Were you able to decipher what was right and what was wrong at the age of 14? How about 10?
In Australia, you can be sent to jail before you can legally join Facebook, fly on a Qantas plane unaccompanied, apply for a Medicare card, or be left unattended by a parent or guardian in Queensland.
The age that children should be held criminally responsible for their actions is under debate as a national push is underway to raise the age of criminal responsibility across Australia from 10 to 14.
ACT Human Rights Commissioner Helen Watchirs says that the minimum age of criminal responsibility in Australia needs to be brought in line with United Nations (UN) standards.
“Back in 2005, we called for the age to be raised, but the answer from the government was that it was eight years old until 2000, and they were not going to change it again,” the Commissioner told Region Media.
“We did a human rights audit in Bimberi [Youth Justice Centre] in 2011, and called for the age to be raised to 12.
“We now have the evidence in relation to brain development for complex reasoning regarding consequences and impulse control, which is not developed until the age of 14 generally.
“[In 2019] the UN changed the minimum age from 12 to 14, so that is now the international standard.”
In September 2019, the UN issued general comment 24 regarding children’s rights in juvenile justice. It called for all state parties to increase the minimum age of criminal responsibility to at least 14 years of age, and says that under no circumstances should countries with a higher minimum reduce the age.
ACT Human Rights Commission Young People Commissioner Jodie Griffiths-Cook says that keeping young children in detention is not conducive to their rehabilitation or imposing accountability.
“I have seen 11-year-olds, 12-year-olds and 13-year-olds come in and out of Bimberi. The youngest I understand is 11, but I cannot speak to what happened before my time [in 2016],” she told Region Media.
“At 11, we are talking about a child who is still in primary school. Is that really the place to put a child who would benefit more from some support intervention?
“Most of them are low-level property crimes like burglary and theft. The more serious crimes only make up a very small number of circumstances.”
On top of most crimes committed by young people being minor offences, the delay hearing cases may mean children breach bail unwittingly, such as if visiting family outside the Territory, Commissioner Griffiths-Cook said.
“What we are seeing is kids going in for breaches of bail conditions, even though the original offence itself was one that the court deemed did not require incarceration.
“But then they breach bail by perhaps going to visit their sister or a family member and with that breach, they are taken into Bimberi. It can be something as minor as that.
“It means that kids can be held in detention for quite lengthy periods of time before [going to] court. You can have a child who is in custody for one week, two weeks, three weeks, or months at a time.”
Children need to be offered and directed to support services instead of being herded towards incarceration and detention centres, Commissioner Griffiths-Cook said.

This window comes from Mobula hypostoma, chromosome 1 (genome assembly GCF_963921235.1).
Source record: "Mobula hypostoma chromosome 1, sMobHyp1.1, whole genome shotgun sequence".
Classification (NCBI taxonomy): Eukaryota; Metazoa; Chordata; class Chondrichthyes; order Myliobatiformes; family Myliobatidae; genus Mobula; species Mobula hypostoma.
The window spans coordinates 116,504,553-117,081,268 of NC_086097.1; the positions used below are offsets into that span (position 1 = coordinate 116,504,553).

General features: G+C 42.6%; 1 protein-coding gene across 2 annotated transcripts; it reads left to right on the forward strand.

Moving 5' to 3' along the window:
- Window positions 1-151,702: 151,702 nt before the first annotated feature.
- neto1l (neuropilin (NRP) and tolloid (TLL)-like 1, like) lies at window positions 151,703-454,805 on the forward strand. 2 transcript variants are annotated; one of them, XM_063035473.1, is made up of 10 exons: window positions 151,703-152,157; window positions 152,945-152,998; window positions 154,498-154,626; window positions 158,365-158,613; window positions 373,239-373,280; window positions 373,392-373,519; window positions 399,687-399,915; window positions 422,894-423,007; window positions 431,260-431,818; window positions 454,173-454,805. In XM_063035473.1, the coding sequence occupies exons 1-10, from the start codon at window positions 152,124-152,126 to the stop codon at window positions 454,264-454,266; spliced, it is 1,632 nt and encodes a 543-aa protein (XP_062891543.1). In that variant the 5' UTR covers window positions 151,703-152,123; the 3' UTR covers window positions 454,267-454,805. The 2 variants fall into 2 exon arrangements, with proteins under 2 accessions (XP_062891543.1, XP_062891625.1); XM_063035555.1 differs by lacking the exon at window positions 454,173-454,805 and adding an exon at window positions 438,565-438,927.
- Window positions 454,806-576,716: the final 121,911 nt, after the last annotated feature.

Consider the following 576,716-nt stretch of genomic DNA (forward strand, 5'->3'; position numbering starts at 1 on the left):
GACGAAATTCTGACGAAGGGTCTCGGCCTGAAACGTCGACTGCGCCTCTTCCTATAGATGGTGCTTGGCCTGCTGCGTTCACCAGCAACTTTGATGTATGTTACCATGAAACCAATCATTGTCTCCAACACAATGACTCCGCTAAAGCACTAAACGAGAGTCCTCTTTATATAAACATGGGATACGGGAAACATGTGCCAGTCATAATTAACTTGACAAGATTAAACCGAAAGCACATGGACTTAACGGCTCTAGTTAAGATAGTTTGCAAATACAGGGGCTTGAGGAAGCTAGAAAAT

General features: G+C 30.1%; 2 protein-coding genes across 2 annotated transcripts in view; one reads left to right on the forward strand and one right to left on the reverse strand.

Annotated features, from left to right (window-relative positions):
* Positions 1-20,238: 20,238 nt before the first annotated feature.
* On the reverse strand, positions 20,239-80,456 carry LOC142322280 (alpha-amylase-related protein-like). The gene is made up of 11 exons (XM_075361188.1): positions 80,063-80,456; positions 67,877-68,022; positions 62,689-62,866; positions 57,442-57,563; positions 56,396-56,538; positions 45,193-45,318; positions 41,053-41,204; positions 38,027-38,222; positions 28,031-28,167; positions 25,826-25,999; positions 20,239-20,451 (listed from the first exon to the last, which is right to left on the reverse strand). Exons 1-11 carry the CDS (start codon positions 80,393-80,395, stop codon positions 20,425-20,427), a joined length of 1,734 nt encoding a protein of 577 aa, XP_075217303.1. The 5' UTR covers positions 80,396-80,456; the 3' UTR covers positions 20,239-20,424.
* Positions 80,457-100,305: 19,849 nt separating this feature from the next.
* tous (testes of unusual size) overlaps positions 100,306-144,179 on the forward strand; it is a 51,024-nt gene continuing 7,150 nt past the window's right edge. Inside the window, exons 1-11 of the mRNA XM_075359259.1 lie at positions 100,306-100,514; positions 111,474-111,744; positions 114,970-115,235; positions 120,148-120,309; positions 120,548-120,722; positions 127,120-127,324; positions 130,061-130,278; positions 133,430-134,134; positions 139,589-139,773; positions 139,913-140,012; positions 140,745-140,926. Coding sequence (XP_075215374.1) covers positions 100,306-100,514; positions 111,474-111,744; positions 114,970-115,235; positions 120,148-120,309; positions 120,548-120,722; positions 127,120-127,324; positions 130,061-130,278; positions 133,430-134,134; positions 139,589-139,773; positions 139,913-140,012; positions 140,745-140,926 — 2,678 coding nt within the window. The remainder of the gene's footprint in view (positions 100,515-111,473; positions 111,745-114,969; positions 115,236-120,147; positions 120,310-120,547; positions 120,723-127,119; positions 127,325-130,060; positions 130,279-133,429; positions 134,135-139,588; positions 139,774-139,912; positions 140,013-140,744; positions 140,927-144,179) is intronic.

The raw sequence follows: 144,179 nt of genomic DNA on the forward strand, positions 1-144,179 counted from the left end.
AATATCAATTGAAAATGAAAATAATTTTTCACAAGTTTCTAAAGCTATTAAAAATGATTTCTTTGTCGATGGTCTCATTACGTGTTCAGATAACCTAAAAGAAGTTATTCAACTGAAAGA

“If they find themselves in criminal proceedings, they have a significantly inhibited ability to understand the nature of those proceedings and be in a position to respond appropriately.
“Because of the malleability of their brain at that time, they are far more likely to accept a plea bargain or a false confession, mainly because they just do not understand what is going on around them.
“The research tells us that the younger a child enters a justice facility centre for the first time, the more likely they are to re-offend. We need to get in early and in the right way and approach things in a more supportive way.
“Locking them up is counter-intuitive to the outcomes that we are trying to achieve. It does not work.”
Although there are legal measures in place to ensure that children who do not know what they are doing are protected, in practice, it is often hard to implement, Commissioner Griffiths-Cook told Region Media.
The legal concept of doli incapax refers to children who are deemed to be incapable of forming criminal intent because of their age and must be proved beyond all doubt.
“The challenge with this presumption is that it is quite subjective in and of itself. What is proving beyond all doubt for one person, can be quite different for another person,” Commissioner Griffiths-Cook said.
“That is the challenge we see in practice, these huge inconsistencies in the way it is applied, and in the way those processes are practised.
“It is often quite prejudicial and the approaches that are used can be led down a path that would otherwise be inadmissible.”
The fact that we lock up children is a lasting shame on Australia, the 2019 President of the Law Council of Australia, Arthur Moses, said in a speech on 10 December last year.
“Across the country, there are around 600 children under the age of 14 in our prisons every year, and 10 of them are just 10-years-old,” he said.
“More than half have not even been sentenced yet. These are some of the most vulnerable children in society. Many have been abused or neglected during their short lives. Many have cognitive impairments.
“They need help and the protection of society. Instead, they are being put into juvenile detention centres.
“This is an indictment on our nation.”
The Council of Attorney-Generals voted in November that a Working Group would undertake targeted and public consultation and present a report to the Council in 2020.